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Selenium Grid 4 Tutorial

By Neha Vaidya, Community Contributor -

Table of Contents

The addition of new features to existing products has helped companies drive engagement on their applications. For example, Tesla plans to add Netflix and YouTube streaming capabilities in their cars soon.

Adding advanced features to applications comes with a set of challenges for organizations looking to deliver better software in record time. Automating processes has, naturally, become indispensable to meeting their goals.

Automation Testing is critical in making software deployment faster and bug-free. Achieving this is much easier with Selenium Grid 4 – the latest version of Selenium Grid with more advanced features.

This article runs users through a beginners’ Selenium Grid 4 tutorial.

What is Selenium Grid 4?

Selenium Grid is a smart proxy server that makes it easy to run tests in parallel on multiple machines and manages different browser versions and browser configurations centrally (instead of separately, in individual tests).

Selenium Grid 4 is a fresh implementation and does not share the codebase of the previous version. Grid 4 takes advantage of new technologies in order to facilitate scaling up, while still allowing local execution.

Note: Before going further with this article, have a look at this Selenium 4 article for a better understanding of its latest features adapted.

Selenium Grid 4 Features

Architecture Support

From Selenium 2, the Grid consisted of two processes – Hub and Nodes. Selenium 4 architecture supports four distinct processes – Router, Session Map, Distributor, and Node.

Different Grid Types

Selenium 4 supports three grid types:

  • Standalone Mode
  • Classical Grid (Hub and Node)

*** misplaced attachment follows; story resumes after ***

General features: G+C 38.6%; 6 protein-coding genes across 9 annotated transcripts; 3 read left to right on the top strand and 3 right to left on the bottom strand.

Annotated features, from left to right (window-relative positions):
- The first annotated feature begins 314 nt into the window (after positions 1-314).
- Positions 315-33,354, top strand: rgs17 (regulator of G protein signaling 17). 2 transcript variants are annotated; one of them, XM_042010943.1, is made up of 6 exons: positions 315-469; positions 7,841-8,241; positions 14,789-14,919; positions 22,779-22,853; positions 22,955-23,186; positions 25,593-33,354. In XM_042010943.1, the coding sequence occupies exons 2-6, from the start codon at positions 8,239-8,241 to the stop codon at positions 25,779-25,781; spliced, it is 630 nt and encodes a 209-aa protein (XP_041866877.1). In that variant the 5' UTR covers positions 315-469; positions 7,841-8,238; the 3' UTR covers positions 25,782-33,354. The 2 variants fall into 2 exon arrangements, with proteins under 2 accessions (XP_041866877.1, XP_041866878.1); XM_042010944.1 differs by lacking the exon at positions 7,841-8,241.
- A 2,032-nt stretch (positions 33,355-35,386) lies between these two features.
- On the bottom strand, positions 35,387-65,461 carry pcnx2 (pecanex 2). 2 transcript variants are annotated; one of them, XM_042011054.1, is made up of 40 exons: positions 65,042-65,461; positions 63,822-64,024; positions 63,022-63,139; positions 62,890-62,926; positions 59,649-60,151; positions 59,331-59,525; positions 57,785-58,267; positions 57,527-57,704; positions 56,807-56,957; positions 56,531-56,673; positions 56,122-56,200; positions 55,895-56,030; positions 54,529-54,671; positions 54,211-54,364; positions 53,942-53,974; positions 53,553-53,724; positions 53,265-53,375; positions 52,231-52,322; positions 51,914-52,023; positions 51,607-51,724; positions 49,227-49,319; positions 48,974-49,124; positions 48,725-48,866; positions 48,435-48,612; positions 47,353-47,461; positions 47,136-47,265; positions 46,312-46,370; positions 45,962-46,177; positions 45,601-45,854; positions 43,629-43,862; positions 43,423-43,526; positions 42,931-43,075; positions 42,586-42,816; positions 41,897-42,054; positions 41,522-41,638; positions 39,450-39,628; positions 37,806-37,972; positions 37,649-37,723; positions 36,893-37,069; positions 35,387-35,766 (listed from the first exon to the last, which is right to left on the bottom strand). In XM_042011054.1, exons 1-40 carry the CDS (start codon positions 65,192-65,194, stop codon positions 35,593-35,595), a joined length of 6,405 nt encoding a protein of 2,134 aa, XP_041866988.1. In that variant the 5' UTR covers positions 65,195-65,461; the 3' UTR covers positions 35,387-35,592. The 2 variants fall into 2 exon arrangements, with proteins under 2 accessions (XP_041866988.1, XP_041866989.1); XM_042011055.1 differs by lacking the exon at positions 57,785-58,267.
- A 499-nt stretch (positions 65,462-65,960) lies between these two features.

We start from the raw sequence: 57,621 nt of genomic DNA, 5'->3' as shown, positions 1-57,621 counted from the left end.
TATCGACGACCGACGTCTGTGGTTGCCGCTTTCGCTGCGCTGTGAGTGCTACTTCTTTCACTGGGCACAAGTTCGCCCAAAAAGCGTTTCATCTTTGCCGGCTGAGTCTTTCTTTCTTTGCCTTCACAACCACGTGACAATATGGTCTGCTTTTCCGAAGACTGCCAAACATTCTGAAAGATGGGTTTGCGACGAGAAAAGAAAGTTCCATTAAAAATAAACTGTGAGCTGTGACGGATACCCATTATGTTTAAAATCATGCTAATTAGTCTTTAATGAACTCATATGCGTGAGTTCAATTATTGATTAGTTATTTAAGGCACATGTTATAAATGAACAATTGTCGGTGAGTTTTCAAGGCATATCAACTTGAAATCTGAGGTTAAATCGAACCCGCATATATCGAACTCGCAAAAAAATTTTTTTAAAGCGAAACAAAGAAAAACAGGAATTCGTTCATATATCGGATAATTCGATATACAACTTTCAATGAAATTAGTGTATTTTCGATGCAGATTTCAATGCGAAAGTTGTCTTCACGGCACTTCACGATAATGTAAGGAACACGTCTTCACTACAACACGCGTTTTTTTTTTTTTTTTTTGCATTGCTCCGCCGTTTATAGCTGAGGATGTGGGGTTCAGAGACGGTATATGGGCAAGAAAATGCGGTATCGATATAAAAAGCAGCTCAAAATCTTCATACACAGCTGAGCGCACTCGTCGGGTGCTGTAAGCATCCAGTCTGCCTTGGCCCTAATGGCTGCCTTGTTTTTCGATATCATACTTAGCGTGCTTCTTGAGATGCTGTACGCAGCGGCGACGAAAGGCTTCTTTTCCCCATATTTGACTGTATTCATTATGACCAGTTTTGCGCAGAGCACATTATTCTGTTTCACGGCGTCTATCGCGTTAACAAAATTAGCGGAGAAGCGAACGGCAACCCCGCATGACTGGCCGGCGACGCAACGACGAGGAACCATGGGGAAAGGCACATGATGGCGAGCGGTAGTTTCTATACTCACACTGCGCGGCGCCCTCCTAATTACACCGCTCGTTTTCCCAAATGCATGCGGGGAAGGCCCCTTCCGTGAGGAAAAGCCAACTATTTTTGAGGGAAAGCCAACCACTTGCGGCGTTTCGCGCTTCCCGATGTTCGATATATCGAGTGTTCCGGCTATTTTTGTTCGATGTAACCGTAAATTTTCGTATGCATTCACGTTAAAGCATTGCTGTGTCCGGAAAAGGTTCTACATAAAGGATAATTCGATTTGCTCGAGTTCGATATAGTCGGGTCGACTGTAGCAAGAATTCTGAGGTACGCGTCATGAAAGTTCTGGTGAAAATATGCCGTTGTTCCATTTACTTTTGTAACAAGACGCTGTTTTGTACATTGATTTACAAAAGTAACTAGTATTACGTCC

• Fully Distributed (Router, Distributor, Session, and Node)

Docker Support

Grid 4 offers Docker support. The Docker integration does not use Unix domain sockets, so users need to make sure that the daemon is listening on port 2375.

When compared to Selenium Grid 3, this version is easier to use on virtual machines.

Components of Selenium Grid 4

Selenium Grid 4 Architecture

Source

 

  • Router – Listens to the new session request.
  • Distributor – Selects the appropriate node where the test should be executed.
  • Session Map – Maps the session ID to the node.
  • Node – Test machine where the test execution takes place.
  • New Session Queue – Handles all queue operations like adding to manipulate the queue. It has configurable parameters for setting the request timeout and request retry interval.

Advantages of Grid 4

Installing and Configuring Selenium Grid 4

Let’s first understand how to Download Selenium Grid 4. The latest version of Selenium 4 (Alpha) is 4.0.0-alpha-7 and the same can be downloaded from the official Selenium website. This article will demonstrate Selenium Grid 4’s functioning by using Selenium Grid version 4.0.0-alpha, as it is more stable than the other versions.

So download the selenium grid through this link and save it in the same folder where the webdriver is present.

Selenium Grid 4 can be set up in the following modes:

  • Standalone
  • Hub and Node
  • Distributed
  • Docker

1. Standalone

The new Selenium Server Jar contains all the functionalities needed to run a grid. By default, the server will be listening on http://localhost:4444 port – the URL to point RemoteWebDriver tests. The server will detect available drivers that it can use from the System PATH.

java -jar selenium-server-4.0.0-alpha-7.jar standalone

2. Hub and Node

Start the hub using the below command:

java -jar selenium-server-4.0.0-alpha-7.jar hub

Node registration can be done using the command below:

java -jar selenium-server-4.0.0-alpha-7.jar node --detect-drivers true

3. Distributed